A noninvasive method for extracting bivalve DNA from the water-filled mantle cavity

Yoshihisa Kurita, Akihiro Kijima

Research output: Contribution to journalArticlepeer-review

3 Citations (Scopus)


Genetic studies play a great role for determining the biology of bivalves, particularly those covering population genetics, phylogeny, breeding, stock management, and conservation. However, DNA sampling methods that require removal of bivalves from the water and/or opening of their shells often cause stress and damage to bivalves, which can be lethal. The invasiveness of DNA sampling has made it difficult to conduct genetic studies in threatened species, rare species, and/or breeding lineages. In the present study, we developed a non-invasive method for bivalve DNA sampling using the water-filled mantle cavity (WMC). Our method can extract DNA from a small WMC sample (about 100 µl), collected using a fine needle and syringe without opening the shell. We demonstrated that the WMC sample contains intact mitochondrial and nuclear DNA. DNA contamination from other organisms, such as adjacent bivalve individuals, did not affect the resulting PCR and DNA sequencing analyses. Finally, the individuals from whom WMC was collected remained alive for more than 2 months after the experiments. This non-invasive method will be of great assistance in investigating the genetics of bivalves.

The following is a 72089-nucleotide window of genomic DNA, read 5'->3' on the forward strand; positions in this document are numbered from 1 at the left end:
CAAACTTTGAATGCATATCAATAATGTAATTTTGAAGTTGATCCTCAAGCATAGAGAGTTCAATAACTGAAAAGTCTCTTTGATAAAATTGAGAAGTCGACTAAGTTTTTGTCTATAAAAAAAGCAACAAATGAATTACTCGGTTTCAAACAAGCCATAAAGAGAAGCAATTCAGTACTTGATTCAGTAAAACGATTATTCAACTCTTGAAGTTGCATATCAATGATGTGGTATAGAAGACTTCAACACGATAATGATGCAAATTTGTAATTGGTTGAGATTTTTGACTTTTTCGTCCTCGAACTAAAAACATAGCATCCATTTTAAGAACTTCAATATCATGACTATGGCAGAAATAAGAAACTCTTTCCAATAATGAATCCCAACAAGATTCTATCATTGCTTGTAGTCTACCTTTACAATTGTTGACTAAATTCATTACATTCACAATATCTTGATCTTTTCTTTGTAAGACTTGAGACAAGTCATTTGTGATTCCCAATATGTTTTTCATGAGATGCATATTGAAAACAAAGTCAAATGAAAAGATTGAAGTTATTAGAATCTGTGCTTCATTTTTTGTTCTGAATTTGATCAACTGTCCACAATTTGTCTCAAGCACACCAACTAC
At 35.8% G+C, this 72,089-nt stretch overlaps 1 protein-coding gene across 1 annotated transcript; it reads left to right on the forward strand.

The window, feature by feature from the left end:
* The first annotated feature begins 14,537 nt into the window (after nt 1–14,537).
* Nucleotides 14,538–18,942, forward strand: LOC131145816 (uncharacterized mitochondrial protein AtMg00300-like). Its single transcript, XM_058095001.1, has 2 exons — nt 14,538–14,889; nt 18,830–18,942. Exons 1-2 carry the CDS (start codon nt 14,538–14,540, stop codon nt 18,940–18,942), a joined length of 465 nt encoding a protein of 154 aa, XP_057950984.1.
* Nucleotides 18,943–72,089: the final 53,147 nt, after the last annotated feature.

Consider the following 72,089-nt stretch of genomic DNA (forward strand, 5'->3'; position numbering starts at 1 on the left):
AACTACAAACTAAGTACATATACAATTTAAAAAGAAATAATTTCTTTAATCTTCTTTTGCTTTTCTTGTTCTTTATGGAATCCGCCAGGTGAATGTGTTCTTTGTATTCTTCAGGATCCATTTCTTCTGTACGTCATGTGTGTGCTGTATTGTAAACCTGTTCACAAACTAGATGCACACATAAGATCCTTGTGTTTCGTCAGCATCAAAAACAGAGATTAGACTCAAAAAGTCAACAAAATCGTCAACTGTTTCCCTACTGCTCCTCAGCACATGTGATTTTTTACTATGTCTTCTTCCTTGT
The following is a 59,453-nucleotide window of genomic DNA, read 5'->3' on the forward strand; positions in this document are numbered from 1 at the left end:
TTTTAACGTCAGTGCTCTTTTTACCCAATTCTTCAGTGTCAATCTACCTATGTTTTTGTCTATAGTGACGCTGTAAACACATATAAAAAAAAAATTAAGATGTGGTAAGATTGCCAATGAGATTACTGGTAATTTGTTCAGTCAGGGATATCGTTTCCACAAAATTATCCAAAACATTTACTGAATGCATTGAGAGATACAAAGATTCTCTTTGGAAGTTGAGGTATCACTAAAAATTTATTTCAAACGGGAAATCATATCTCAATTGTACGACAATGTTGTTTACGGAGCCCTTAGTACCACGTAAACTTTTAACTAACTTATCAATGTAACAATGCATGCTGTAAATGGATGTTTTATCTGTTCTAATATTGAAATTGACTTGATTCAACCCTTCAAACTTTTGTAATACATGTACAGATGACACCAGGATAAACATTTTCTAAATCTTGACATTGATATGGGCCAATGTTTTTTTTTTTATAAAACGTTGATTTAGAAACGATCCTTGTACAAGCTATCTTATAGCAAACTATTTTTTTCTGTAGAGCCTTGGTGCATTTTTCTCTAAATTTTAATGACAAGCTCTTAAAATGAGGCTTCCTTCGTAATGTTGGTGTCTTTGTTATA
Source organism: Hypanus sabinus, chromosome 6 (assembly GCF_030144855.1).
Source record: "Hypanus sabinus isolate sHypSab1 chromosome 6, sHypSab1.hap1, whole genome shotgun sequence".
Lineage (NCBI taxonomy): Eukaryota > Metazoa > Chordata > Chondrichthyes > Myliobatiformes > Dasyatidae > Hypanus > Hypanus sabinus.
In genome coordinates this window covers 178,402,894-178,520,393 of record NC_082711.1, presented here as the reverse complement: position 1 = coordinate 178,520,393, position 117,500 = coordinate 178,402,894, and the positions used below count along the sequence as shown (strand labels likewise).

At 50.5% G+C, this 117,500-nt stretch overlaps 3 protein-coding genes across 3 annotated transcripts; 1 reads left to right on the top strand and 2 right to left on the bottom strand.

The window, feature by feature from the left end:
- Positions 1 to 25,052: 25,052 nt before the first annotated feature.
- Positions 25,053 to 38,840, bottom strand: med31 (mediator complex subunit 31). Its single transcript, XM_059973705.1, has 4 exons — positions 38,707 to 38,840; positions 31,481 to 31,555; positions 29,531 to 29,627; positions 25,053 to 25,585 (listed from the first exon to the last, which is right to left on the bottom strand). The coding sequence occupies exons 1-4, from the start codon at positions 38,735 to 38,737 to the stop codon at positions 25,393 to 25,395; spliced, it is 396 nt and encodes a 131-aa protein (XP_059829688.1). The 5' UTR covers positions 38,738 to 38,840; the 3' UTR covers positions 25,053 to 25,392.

Original languageEnglish
Pages (from-to)237-243
Number of pages7
Issue number1
Publication statusPublished - 2019 Feb 1


  • Environmental water
  • Genetics
  • Mollusk

ASJC Scopus subject areas

  • Aquatic Science


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